This year’s spring conferences were shaded with a different color. As I slid the folder of work across the table and excitedly announced, “<insert child’s name here> is going to start us off today with some work that he/she chose to share!” I wasn’t just waiting to see what version of my student was going to emerge, but instead I honed in on the family dynamic that was was now sitting at my table. At first the observations are superficial… he has his father’s eyes and his mother’s smile. Then I became a privileged spectator to twenty-two different child/parent relationships. If both parents were present, the child often spoke more directly to one, not the other. Some parents quietly allowed their child to share and nodded with approval over their child’s work. Some were grinning from ear-to-ear and exclaimed and high fived their child over each work sample. Some parents corrected their child while they were sharing or asked them more questions about the projects. Others sat quietly. I did not judge from my side of the table. Even now, weeks later, I have not drawn any conclusions from my three days of this unofficial sociological study, just an awareness. I often wonder what I will be like on the parent side of the table. When asked by Rep 2 about handling IEP meetings for our potential children I just smiled and chuckled a little,”My kids’ teachers are going to hate me.” I’ll have to wear my pencil skirt to the meetings.

2. No matter how much you try to hurry, your top speed is now significantly slower than normal.

This could seem like a detriment but as I attempted to hurry through our school library to return to my first family of the day that arrived ten minutes early when I still needed to get reports to be mailed delivered to the front office, I caught myself doing a little short step half jog. Pencil skirt combined with a pair of pointy black heels meant that this speed was just not going to happen today. I paused, took a deep breath and resumed my trek which inevitably turned into a saunter given the fact that heels were also involved. At my new pace I had a moment to greet our librarian and caught up with the parents of a former student. It’s a shame that pencil skirts are business wear. The pace they force you to take is more more suited to leisure time. It’s as if it was saying, “Slow down! Take in the world around you! You are rocking this skirt and heels! Soak it up!”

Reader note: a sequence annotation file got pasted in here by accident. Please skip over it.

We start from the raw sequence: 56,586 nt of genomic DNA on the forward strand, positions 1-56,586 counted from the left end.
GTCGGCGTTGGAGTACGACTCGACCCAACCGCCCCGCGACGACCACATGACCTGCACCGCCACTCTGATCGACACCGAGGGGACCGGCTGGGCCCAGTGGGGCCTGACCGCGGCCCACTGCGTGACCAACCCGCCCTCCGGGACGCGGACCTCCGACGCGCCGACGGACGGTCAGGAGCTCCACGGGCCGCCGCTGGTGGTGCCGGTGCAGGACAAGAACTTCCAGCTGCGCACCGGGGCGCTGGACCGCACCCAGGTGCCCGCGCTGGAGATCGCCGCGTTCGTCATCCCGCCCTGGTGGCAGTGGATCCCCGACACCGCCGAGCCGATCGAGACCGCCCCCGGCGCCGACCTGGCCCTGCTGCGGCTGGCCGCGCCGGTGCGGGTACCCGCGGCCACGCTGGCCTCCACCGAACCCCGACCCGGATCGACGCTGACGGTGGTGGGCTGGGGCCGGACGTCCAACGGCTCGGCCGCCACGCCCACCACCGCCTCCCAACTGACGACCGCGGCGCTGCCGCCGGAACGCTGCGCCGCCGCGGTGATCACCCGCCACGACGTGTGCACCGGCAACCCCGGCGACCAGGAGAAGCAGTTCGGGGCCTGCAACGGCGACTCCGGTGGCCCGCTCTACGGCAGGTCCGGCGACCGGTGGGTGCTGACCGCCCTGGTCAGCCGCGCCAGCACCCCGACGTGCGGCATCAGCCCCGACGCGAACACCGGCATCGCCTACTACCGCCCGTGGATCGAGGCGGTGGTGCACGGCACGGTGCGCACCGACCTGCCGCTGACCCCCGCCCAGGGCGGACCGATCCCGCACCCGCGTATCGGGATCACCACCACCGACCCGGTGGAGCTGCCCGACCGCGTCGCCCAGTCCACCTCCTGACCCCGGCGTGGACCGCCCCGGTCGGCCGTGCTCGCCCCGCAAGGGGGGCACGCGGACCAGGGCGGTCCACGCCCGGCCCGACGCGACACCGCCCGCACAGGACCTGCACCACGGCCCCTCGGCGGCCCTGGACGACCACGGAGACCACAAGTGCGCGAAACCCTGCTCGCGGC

It’s easy to rush, to hurry, to find ways to save time but then fill the saved time with more work, more stress, more pencil skirted business. I’m reminded over and over again as we approach our fully licensed foster care status, that life is going to get very busy and very full very soon. I need to appreciate the pace my life has now while I have it. We are so close to being licensed. There are fully built and mattressed bunk beds in our second bedroom, there are plastic covers on our outlets, a new nightlight in the hallway, and a certified second floor fire escape ladder stashed in the closet. We are so close that most days it feels like an ache in my chest. There are kids out there right now that need us, we are going to help them heal and grow, and together we are going to be a family.

We saw Rep 2 last week. The “quick” checklist she needed to go over took about an hour and a half. 75% of the list did not apply to our current situation because there aren’t actually children in our home yet. But, on the upside, it was the last step needed before submitting our paperwork to the state and, thank goodness, the state says that she has two weeks to submit it. Finally a timeline that is not dictated by Rep 2, who really has no idea what she is doing. She followed up with us a few days later and said she asked another Rep that has actually licensed people and found out that our license should be arriving within the next month or so. As soon as we are licensed we can open our home to placements, or find a new agency which is the plan at the moment.

After calling the new agency every day requesting information, I finally heard back from someone. The cell phone buzzing in my pocket in the middle of one of my conferences drove me mad. I knew it was them but I couldn’t answer. She left a message telling me to call her back and leave my name and address so she could send us an informational packet. That was three weeks ago. I’ve only called and left my info once a week so far. Maybe I should go back to my every day calling like before to show that, yes, WE. WANT. TO. HELP. CHILDREN.